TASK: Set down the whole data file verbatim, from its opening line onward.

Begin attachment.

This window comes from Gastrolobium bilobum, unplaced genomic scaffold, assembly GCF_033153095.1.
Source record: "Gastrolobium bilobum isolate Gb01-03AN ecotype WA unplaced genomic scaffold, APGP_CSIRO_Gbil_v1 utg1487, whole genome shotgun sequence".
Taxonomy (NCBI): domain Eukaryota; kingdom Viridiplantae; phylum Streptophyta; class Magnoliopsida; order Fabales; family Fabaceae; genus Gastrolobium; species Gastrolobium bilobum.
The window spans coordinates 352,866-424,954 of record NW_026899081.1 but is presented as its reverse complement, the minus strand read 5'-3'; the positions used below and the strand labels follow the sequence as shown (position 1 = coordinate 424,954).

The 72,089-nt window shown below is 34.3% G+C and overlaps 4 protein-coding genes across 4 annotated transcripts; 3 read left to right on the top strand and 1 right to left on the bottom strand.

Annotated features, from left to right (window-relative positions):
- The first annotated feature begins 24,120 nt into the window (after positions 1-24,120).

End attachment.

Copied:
This window comes from Gastrolobium bilobum, unplaced genomic scaffold, assembly GCF_033153095.1.
Source record: "Gastrolobium bilobum isolate Gb01-03AN ecotype WA unplaced genomic scaffold, APGP_CSIRO_Gbil_v1 utg1487, whole genome shotgun sequence".
Taxonomy (NCBI): domain Eukaryota; kingdom Viridiplantae; phylum Streptophyta; class Magnoliopsida; order Fabales; family Fabaceae; genus Gastrolobium; species Gastrolobium bilobum.
The window spans coordinates 352,866-424,954 of record NW_026899081.1 but is presented as its reverse complement, the minus strand read 5'-3'; the positions used below and the strand labels follow the sequence as shown (position 1 = coordinate 424,954).

The 72,089-nt window shown below is 34.3% G+C and overlaps 4 protein-coding genes across 4 annotated transcripts; 3 read left to right on the top strand and 1 right to left on the bottom strand.

Annotated features, from left to right (window-relative positions):
- The first annotated feature begins 24,120 nt into the window (after positions 1-24,120).